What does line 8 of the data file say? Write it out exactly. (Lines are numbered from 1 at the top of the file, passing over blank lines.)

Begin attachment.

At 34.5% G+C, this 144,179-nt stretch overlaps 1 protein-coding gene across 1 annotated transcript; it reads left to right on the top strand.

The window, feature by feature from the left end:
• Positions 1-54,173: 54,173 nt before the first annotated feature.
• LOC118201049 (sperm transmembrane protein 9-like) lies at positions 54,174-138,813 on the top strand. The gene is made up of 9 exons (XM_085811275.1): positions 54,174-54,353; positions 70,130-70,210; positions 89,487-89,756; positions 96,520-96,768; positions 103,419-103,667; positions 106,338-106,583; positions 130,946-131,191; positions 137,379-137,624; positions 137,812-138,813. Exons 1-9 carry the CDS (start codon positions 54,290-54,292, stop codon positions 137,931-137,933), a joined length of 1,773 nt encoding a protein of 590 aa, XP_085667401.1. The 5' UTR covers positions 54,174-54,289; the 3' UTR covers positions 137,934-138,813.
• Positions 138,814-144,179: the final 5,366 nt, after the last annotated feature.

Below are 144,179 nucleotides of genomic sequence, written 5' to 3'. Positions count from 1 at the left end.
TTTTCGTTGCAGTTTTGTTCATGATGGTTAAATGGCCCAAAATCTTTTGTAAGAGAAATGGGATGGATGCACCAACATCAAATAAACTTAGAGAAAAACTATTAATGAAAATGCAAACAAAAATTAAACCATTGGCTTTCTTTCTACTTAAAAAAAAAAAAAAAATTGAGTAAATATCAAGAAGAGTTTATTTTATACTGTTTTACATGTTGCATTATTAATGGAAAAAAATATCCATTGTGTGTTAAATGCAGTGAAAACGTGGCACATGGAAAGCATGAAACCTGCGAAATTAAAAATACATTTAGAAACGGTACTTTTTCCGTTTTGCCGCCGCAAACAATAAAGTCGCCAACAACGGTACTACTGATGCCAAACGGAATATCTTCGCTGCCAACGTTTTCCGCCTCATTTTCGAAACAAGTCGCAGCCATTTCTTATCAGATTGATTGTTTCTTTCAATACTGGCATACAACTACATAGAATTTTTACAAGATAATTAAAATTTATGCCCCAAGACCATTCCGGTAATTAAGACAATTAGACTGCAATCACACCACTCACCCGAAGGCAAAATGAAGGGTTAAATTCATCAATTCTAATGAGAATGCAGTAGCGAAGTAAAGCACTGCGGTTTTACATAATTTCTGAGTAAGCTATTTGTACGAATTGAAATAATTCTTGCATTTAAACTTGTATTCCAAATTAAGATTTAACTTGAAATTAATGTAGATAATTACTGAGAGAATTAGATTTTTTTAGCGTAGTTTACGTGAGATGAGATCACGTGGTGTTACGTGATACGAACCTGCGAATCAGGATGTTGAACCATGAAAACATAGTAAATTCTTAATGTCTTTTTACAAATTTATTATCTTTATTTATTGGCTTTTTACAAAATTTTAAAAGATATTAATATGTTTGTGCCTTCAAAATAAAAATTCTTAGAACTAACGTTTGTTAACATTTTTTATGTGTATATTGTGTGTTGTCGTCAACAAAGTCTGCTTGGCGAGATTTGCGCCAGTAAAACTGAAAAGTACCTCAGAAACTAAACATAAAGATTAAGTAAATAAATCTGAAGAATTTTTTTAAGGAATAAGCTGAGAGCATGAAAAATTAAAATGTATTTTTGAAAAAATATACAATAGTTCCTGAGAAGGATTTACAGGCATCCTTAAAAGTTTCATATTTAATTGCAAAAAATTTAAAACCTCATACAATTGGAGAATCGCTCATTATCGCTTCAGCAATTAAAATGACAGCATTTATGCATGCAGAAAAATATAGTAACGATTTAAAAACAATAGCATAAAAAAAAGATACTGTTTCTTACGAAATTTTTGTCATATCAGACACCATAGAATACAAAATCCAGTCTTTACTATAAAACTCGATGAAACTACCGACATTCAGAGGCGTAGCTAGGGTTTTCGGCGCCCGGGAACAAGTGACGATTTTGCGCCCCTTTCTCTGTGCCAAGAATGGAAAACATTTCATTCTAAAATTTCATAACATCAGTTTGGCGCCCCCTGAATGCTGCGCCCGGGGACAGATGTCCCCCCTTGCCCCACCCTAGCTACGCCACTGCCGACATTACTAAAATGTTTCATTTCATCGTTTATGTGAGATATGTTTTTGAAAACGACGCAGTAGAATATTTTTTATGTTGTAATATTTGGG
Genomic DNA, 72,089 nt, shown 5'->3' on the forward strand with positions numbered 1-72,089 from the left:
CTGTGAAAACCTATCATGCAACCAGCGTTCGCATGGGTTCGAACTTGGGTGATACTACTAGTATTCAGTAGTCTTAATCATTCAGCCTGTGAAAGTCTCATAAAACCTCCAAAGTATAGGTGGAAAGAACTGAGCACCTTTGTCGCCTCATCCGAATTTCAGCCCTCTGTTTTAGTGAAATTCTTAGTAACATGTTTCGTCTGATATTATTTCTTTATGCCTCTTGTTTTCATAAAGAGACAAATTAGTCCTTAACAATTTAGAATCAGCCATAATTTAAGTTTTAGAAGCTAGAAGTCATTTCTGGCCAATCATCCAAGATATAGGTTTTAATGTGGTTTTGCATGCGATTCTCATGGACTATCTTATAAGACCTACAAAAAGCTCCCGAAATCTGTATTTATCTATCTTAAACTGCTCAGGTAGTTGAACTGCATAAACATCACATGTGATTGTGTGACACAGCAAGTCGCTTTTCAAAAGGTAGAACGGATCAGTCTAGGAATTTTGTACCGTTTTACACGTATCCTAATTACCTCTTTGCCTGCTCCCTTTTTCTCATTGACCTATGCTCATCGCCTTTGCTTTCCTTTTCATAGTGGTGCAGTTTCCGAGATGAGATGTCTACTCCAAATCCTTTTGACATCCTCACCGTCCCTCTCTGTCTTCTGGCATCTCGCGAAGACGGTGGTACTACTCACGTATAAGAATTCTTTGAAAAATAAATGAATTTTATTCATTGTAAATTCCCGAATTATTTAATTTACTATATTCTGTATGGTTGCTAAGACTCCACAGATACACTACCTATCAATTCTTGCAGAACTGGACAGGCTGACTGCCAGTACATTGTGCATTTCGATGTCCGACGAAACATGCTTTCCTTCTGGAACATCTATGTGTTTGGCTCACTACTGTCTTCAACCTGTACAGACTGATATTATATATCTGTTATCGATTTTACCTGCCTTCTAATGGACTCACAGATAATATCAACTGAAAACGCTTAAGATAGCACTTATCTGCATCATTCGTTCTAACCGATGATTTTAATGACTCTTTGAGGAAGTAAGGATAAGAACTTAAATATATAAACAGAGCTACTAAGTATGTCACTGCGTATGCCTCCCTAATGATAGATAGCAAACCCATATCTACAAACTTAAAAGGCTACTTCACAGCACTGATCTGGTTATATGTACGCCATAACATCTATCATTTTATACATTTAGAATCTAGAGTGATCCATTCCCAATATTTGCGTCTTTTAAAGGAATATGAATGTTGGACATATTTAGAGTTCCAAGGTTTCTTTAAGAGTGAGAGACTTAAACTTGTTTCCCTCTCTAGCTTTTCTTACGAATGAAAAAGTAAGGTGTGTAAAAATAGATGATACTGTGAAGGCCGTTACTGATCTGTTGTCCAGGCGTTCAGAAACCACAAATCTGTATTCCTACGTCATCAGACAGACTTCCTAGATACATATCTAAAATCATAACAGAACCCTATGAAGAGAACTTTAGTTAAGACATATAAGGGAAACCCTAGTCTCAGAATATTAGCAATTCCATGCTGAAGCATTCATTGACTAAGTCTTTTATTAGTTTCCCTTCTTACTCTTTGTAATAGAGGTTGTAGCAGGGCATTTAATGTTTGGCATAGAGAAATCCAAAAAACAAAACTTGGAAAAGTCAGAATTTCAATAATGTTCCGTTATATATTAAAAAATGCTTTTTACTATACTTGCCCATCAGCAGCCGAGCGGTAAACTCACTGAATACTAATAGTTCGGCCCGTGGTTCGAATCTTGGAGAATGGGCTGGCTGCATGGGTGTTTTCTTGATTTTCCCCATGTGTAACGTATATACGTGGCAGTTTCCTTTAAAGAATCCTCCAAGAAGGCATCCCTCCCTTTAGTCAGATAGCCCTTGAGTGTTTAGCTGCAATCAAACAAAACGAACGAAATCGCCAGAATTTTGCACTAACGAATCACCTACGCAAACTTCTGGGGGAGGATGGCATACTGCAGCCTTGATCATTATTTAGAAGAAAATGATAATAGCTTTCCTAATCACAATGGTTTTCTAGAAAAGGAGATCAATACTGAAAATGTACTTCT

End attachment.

Genomic DNA, 72,089 nt, shown 5'->3' on the forward strand with positions numbered 1-72,089 from the left: